Expert guide to setting up and running a NHS distance selling pharmacy (guest blog)

 

Purchasing an existing pharmacy remains an expensive option for many people wanting to own a pharmacy business. Despite pressures on pharmacy, goodwill values remain high and bank loans can prove challenging to obtain. Internet Pharmacies or ‘Distance Selling Pharmacies’ could provide another option to those wishing to own their own pharmacy business or an existing group wishing to make use of a Hub and Spoke/Central Dispensing model.

To set up a new traditional style NHS brick-and-mortar pharmacy, you need to prove that there is a pharmaceutical need (contact us if you want more advice on this). New contracts under pharmaceutical need are becoming increasingly difficult to obtain. Distance selling pharmacies however, remain exempt from any kind of needs assessment.

The aim of this guide is to give you some knowledge of the steps involved in the application process, what kind of things to keep in mind – such as premises, what entity to apply under and other organisations that will need to be involved (such as the Local Council and General Pharmaceutical Council – GPhC). The guide also touches on setting up your pharmacy once you have approval and some of the business models that have been tried.

As always, if you have any questions just get in touch!

Who is Making the Application?

There are a number of entities that can be granted an NHS licence. These include a pharmacist sole trader, a partnership of pharmacists and a ‘body corporate’ (e.g. Limited Company or Limited Liability Partnership- LLP).

Body Corporate

You can decide whichever works for you but we would always recommend the Limited Company or LLP route. If you plan to sell the contract or pharmacy at a later stage it may also be worthwhile applying with a fresh company that has no other assets/trading.

When applying as a Body Corporate, you will also need to nominate a Superintendent. If you have not used the word ‘Chemist’ or similar in either the company name or trading name, the superintendent does not have to be a director. The superintendent should be familiar with GPhC standards (http://bit.ly/1T6wM0J)

Where are you going to trade?

You do not have to have a lease/freehold in place before the application. We recommend finding an industrial park with a variety of units available. However, there is no hard and fast rule on what type of premises you must have. Just bear the following in mind:

  • Distance selling pharmacy premises must be approved by the GPhC before any trading can commence.
  • The site will need approval from the council – be sure to specify that you will NOT be a retail premises
  • The site should not be next door or in the vicinity of any other Primary Care setting (GP Surgery, another pharmacy). There are exceptions to the rule but such an application will need additional explanation and assurances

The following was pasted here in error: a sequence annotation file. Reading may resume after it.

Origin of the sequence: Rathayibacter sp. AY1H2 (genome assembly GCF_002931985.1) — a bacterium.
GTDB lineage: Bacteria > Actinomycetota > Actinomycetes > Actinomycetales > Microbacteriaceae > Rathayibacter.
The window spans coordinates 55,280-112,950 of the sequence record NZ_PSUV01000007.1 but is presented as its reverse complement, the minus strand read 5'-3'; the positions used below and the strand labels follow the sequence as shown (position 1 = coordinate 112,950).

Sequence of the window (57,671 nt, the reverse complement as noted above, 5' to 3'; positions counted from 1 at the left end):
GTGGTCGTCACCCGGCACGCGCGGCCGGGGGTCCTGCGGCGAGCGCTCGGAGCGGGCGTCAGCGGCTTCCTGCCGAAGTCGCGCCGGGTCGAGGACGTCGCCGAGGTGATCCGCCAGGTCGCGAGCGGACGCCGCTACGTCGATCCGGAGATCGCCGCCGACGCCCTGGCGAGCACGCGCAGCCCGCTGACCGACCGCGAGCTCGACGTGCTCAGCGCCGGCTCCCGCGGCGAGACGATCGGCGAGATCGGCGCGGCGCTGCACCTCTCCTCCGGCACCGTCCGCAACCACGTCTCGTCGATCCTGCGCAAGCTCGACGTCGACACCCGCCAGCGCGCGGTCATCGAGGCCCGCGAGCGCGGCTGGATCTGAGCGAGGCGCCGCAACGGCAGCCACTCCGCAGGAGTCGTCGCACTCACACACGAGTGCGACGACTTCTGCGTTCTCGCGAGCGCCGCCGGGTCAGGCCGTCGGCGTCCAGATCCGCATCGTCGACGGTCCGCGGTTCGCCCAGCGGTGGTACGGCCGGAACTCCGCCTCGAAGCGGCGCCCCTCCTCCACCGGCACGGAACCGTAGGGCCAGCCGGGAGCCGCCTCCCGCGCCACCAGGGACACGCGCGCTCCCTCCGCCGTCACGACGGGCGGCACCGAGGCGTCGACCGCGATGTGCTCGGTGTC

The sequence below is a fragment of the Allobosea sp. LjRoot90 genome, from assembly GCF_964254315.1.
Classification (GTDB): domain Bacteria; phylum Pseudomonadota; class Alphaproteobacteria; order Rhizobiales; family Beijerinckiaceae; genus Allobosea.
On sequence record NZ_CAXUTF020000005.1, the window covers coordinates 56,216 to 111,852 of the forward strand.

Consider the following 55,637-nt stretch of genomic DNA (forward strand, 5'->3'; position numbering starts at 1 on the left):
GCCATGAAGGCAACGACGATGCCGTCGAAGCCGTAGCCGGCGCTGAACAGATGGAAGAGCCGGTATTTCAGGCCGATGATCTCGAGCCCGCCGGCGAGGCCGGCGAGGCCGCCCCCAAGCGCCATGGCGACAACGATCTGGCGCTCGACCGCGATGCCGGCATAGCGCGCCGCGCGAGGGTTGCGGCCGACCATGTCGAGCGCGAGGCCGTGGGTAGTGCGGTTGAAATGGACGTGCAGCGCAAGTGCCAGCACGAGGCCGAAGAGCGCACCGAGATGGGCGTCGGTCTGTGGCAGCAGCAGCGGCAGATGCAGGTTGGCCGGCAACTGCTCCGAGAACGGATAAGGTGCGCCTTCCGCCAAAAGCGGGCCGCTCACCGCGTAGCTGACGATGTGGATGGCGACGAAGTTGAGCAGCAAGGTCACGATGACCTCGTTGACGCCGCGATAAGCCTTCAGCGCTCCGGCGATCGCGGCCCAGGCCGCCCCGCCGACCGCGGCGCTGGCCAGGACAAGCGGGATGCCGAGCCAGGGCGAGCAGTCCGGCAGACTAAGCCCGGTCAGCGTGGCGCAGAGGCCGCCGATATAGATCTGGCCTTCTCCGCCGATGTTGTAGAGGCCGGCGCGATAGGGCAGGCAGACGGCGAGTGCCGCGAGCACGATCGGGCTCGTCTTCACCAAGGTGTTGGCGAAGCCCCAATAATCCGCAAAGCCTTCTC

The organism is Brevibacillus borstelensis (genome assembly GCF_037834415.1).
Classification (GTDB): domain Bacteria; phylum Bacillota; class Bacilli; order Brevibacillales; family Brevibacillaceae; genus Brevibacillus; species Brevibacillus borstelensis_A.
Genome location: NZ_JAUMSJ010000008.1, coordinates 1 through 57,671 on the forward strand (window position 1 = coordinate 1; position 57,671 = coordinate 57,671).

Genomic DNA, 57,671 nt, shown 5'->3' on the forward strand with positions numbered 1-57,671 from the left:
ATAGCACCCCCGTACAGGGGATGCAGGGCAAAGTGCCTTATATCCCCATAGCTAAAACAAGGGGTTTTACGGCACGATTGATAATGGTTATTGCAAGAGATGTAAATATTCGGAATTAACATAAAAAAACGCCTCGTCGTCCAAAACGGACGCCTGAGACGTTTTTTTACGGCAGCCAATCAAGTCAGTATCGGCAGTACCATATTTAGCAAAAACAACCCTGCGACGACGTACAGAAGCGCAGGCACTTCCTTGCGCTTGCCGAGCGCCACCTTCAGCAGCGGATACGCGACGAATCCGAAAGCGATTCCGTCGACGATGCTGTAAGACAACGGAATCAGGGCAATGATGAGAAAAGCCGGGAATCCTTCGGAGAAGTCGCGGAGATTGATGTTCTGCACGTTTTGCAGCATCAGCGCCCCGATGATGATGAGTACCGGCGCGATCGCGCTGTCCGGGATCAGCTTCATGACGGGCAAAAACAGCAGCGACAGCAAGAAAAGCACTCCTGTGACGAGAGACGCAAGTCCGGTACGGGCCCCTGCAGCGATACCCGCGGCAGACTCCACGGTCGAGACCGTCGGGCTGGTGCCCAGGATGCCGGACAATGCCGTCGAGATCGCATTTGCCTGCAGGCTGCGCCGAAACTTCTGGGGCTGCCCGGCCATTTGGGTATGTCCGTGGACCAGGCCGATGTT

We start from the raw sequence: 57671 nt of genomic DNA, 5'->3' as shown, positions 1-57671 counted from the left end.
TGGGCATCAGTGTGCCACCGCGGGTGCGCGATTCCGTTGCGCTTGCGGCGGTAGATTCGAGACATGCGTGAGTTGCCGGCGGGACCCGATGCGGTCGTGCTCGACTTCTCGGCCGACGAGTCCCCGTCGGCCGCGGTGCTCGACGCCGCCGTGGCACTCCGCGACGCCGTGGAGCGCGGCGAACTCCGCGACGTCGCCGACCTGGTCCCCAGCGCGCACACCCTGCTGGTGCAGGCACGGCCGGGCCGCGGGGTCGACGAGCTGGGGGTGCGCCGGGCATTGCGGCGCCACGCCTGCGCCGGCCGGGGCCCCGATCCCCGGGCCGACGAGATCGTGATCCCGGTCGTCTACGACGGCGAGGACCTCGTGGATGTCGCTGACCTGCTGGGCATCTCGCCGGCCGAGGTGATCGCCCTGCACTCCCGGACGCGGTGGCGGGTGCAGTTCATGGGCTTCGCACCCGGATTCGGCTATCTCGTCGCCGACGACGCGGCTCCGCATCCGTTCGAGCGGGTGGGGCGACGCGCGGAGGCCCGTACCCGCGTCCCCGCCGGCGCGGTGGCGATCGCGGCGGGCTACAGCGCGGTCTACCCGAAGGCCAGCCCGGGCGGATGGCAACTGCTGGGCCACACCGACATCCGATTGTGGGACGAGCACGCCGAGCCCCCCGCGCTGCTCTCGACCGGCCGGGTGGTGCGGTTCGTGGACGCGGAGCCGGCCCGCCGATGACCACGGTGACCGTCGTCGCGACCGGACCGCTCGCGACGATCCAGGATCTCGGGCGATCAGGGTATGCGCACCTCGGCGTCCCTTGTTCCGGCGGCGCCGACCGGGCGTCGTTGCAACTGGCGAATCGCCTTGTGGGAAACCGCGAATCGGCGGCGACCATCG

Who do I Apply to?

This used to be one of the most challenging steps in the process as NHS Primary Care Teams (PCTs) became NHS Area Teams and Clinical Commissioning Groups (CCGs). Now you can normally find the right person to contact through the NHS England website http://bit.ly/1OjVgfw

Ensure you have a name, email address and contact number. You will need to liaise with this person regularly to find out what stage your application has reached. If you are not chasing, expect your application to be sitting in a pile of mounting paperwork on someone’s desk!

How do I Apply?

Initial Application

Remember, you are not applying to fulfil a pharmaceutical need. Your application must show how you will provide and fulfil all essential services nationally. Your application must also give sufficient assurance that no-one will receive any face to face essential service on or near the premises.

We now advise submitting a set of Standard Operating Procedures (SOPs) along with the application. Both the application and the SOPs must describe how you will provide NHS Pharmacy Essential Services to anyone in the country without face to face interaction at or near the pharmacy premises.

You can view a sample set of SOPs HERE or by entering http://bit.ly/1smypLu into any browser.

Fitness to Practice

All applicants will need to provide assurance that they are fit to provide a pharmaceutical service. This includes completing a questionnaire and providing suitable referees. In the case of Body Corporates (Ltd Companies and LLP’s), all directors will need to complete a form. Additional assurances are required from any directors that are also pharmacists.

Objections